Ten and a half years ago, I graduated naturopathic school. Great job, congratulations, here's your diploma, now get back to work and study your ass off for boards. Five weeks later, I had successfully filled in approximately 900 little circles on papers that would determine whether or not I would be eligible to get a license to practice or not. A few weeks after that, I found out that, yes, I had passed my board exams. Thrilled, to say the least.

But now what? You have your diploma, you now have your license, you have the title...what are you gonna do with it? And suddenly I became fearful for the future. I could complete medical school...but what of it? My bluff was called, and I blinked. Big time.

As it happened, Mr. Man and I had moved from Puddletown to the Chicago area after I completed my board exams. I'd unwittingly landed in the backyard of a chiropractic school that offered an accelerated program for health care pros like myself. It looked interesting. I visited the school on one of their "be a student for a day" programs. The day of the program was gray, rainy, cold, and dismal. The closer I got to the school, the drearier it seemed to get...used car lots, potholed roads, and nothing inviting. The entire day felt wrong. I felt magnetically repelled from the school, as if some huge force were trying to push me away. I came home and told Mr. Man that I couldn't see myself making that drive and going to school there at all.

But apparently I couldn't see myself using my degree right off, either. Despite what so much of my body, mind, and psyche was telling me (and there was no mistaking how wrong I felt about it), I decided to avoid the future, and retreated back into school.

And ten years ago today, on the first day of school, began the worst and most painful year of my life. I drove to school, singing a song that echoed my uncertainty but hope that this was perhaps the best path forward. Then I felt that hope collapse like the industrial dissonance and clamor at the end of the song, just as I pulled into the school parking lot for this first day of school. 2004 was a year that drove me to drink (but only on weekends), that contributed to some major adrenal fatigue (that I overcame years later, though not without effort), and that I would gladly erase from my life if given the option. I learned how cruel some instructors and fellow students can be. I learned how awful it feels to be devoting all your time and energy to a program you don't really believe in, yet one that will be significantly determining your identity, income, reputation, and mindset for the rest of your life. I learned how painful it can be to push forward when it seems that everyone has you in their crosshairs, to eliminate, to ridicule, or to shun. I learned the constant static that you feel when you had a vision for your life, but you chose a path that runs counter to it in many ways. And ever since, I've been trying to push the negative aspects of 2004 out of my brain and take what good I could from it. I've been mostly successful at winnowing the bad from the good, and I am definitely excellent at what I do, but my expertise came at a tremendous psychic and physical cost.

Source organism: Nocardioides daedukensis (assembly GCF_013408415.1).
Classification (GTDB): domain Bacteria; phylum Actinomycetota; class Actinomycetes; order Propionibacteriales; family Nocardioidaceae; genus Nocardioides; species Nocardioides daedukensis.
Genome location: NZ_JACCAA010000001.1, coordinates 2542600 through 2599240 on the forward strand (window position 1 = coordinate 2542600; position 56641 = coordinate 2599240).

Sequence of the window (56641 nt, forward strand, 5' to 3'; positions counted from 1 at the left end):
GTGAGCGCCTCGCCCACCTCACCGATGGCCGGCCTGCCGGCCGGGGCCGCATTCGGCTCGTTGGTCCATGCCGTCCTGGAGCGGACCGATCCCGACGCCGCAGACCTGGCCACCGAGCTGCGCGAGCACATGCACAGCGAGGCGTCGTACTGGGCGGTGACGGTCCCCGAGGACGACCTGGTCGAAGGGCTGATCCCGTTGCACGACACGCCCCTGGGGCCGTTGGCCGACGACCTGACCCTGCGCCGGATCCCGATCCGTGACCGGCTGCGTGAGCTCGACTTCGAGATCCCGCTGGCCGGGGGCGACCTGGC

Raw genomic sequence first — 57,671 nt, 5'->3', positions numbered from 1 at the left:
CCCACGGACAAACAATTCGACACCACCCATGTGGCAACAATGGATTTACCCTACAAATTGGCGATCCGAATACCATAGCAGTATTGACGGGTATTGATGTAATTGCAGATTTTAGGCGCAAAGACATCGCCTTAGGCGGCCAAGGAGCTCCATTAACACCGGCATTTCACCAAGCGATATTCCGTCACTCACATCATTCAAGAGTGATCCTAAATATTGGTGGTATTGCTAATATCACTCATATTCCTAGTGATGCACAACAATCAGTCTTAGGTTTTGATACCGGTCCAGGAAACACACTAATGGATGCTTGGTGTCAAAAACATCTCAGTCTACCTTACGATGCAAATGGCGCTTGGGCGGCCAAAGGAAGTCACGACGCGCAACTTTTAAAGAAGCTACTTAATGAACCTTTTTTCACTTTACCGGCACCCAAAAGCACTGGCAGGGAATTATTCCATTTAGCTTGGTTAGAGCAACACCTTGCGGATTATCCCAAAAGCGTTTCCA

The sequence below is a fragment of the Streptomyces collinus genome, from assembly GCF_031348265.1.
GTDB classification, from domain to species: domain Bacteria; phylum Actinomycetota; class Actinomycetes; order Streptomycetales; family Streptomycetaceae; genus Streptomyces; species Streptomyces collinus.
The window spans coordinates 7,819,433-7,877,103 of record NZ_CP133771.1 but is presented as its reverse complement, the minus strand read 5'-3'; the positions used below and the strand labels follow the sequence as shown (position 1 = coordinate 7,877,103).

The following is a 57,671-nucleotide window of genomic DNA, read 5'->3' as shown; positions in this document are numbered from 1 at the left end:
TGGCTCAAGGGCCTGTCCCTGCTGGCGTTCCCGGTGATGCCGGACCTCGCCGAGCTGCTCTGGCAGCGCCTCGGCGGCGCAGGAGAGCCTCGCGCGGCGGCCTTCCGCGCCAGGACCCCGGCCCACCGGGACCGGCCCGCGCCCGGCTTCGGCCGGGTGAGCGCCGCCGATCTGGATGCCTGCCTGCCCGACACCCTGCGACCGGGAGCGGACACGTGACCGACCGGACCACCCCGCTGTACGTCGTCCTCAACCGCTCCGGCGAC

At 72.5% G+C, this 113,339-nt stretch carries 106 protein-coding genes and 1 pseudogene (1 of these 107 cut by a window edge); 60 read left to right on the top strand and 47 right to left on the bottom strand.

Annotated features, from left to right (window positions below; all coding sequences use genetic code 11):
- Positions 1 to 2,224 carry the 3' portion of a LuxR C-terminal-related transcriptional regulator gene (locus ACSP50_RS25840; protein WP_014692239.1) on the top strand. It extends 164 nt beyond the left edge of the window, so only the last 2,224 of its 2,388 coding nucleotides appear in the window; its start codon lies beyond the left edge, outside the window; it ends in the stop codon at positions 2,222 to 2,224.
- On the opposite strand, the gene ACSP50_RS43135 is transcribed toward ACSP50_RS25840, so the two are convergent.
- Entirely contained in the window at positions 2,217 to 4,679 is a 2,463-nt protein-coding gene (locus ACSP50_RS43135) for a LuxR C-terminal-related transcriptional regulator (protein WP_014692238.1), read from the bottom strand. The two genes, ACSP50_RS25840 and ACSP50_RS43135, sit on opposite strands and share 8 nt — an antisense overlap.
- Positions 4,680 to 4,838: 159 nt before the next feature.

And 2005 wasn't much better.

So here's to having no year worse than 2004, and having every year being exponentially better and more fulfilling somehow. Because I've put in my time in hell...and it's time to turn my back on it. (Despite the fact that, yes, I did just commemorate it very unsubtly.)

Wednesday, January 1, 2014

So what is it?

Is it "in vino veritas," or is it that alcohol overly amplifies emotions? Because at this moment, I'm leaning toward the latter. And believe me, at this late hour on the first day of 2014, it ain't purty. Fights between me and Mr. Man never are. Then again, we don't really fight. A few bon mots, some insinuations, some passive-aggressive acquiescence, and some stomping off to another bar while the other stays behind. (I'll leave you to guess who stays behind, in a very passive-aggressive manner.) God, but relationships are agonizing.

Oh yeah. And happy 2014. Don't send me any pity. I'm over it.